If you’re like most people, you may think that life insurance is simply too complicated to worry about or that you don’t really need it. After all, you already have health insurance, car insurance, rental insurance and even travel insurance at times. Why would you want to pay for another policy?
In short, life insurance can provide tax-free money to your loved ones after you pass away. This lump of cash can be incredibly helpful as they plan your funeral and burial and will also make sure your children and beneficiaries are taken care of. Depending on the type of policy you choose, you might enjoy some benefits, too, including using some of the cash before you die.
Here are a few things you should know about life insurance before investing in it.
Death Benefits and Premiums
All insurance policies have death benefits and premiums. The death benefits include what your beneficiaries will receive when you pass on. Your insurance company can help you decide how your loved ones will receive this payout. Traditionally, they would receive a lump-sum payment, however, you may choose an installment or annuity plan. Alternatively, you may opt for an accelerated death benefit, allowing you to draw against the face value of the policy in the case of a terminal illness.
Your premium is the second component of your life insurance policy and is the amount you pay for coverage. The premium price depends on your health, lifestyle, age and a number of other factors. If there’s a high risk of the company shelling out benefits soon, your premium will be more expensive and vice versa.
Term Life Insurance
Term insurance doesn’t have a cash value and, therefore, isn’t technically an investment. Rather, you pay a monthly premium and your beneficiaries receive the set amount of money if you die during the term. If you outlive the term, you may renew the policy. However, doing so may be expensive and your monthly premium will likely increase due to your older age and new health conditions. Therefore, it’s best to choose a suitable term length from the beginning.
You might also choose to terminate your policy instead of renewing it. In most cases, this will result in you losing the money you paid in premiums. Neither you nor your beneficiaries will receive a return or payout — unless you chose return of premium term life insurance. With this policy, the insurer will return your money if you outlive your term. Of course, this option is a bit pricier, but the peace of mind may be worth the higher cost.
Permanent Life Insurance
Permanent life insurance, on the other hand, lasts as long as you pay for it. There are no 10, 15 or 30-year term agreements, so you can’t outlive your policy. Moreover, permanent life insurance does have cash value, making it more of an investment than term insurance. When you pay your monthly premium, a part of it goes into an investment account. There, your money grows, allowing you to buy more coverage, support major health expenses and accumulate a larger pay-out.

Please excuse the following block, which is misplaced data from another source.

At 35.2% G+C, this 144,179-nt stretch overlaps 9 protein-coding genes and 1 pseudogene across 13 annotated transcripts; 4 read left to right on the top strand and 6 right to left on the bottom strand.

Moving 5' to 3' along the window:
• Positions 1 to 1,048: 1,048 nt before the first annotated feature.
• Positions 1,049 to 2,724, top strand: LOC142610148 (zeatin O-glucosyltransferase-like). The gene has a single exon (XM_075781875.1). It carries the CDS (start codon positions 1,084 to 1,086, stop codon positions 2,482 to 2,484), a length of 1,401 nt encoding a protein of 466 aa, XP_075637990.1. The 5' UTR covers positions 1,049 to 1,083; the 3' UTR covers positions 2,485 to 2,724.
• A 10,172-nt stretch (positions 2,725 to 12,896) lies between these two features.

Permanent policies also offer tax benefits, customizable coverage and cash withdrawals while you’re still alive. In most cases, the insurer won’t penalize you for early withdrawal and payouts won’t negatively impact your Social Security benefits. Of course, this type of insurance comes at a higher price compared to term insurance. However, the investment and withdrawal benefits may make the cost worth it in the long run.
Who Should Get Life Insurance?
There are four main types of people that should consider getting some type of life insurance — whether it be term or permanent. The first is people who struggled through life and will leave little behind. In this case, they might want to consider purchasing a policy to cover end of life expenses. The second group of people who should get life insurance is parents, legal guardians or others with dependents. This way, their loved ones will have some money after they pass.
Additionally, those with a family history of medical conditions and disease should consider getting long-term life insurance coverage. Then, if they develop a disqualifying illness in the future, they’ll still have insurance. The last group of people who should purchase a policy is those with wealth and large estates. In this case, they’ll want to choose a permanent policy so they might transfer their wealth to their heirs without being taxed.
Is It Worth the Investment?
Compared to term life insurance, a permanent policy offers more benefits, but also comes at a higher monthly premium. Is investing in such a policy worth it? Well, it depends on your current financial situation and how long you want coverage. If you can’t afford permanent coverage but still need life insurance, a term policy may be the best choice. However, if you need long-term coverage and want to grow your money, a permanent policy might be worth the investment.
Before making a decision, consider each type of insurance and the pros and cons of both. Remember, the older you are, the higher the premium. If you can get by without life insurance, doing so may actually save money and allow you to invest elsewhere like a Roth 401(k) or Roth IRA. Additionally, talk to an advisor before signing the paperwork to make sure the final decision is best for you, your finances and your loved ones.
Article Submitted By Community Writer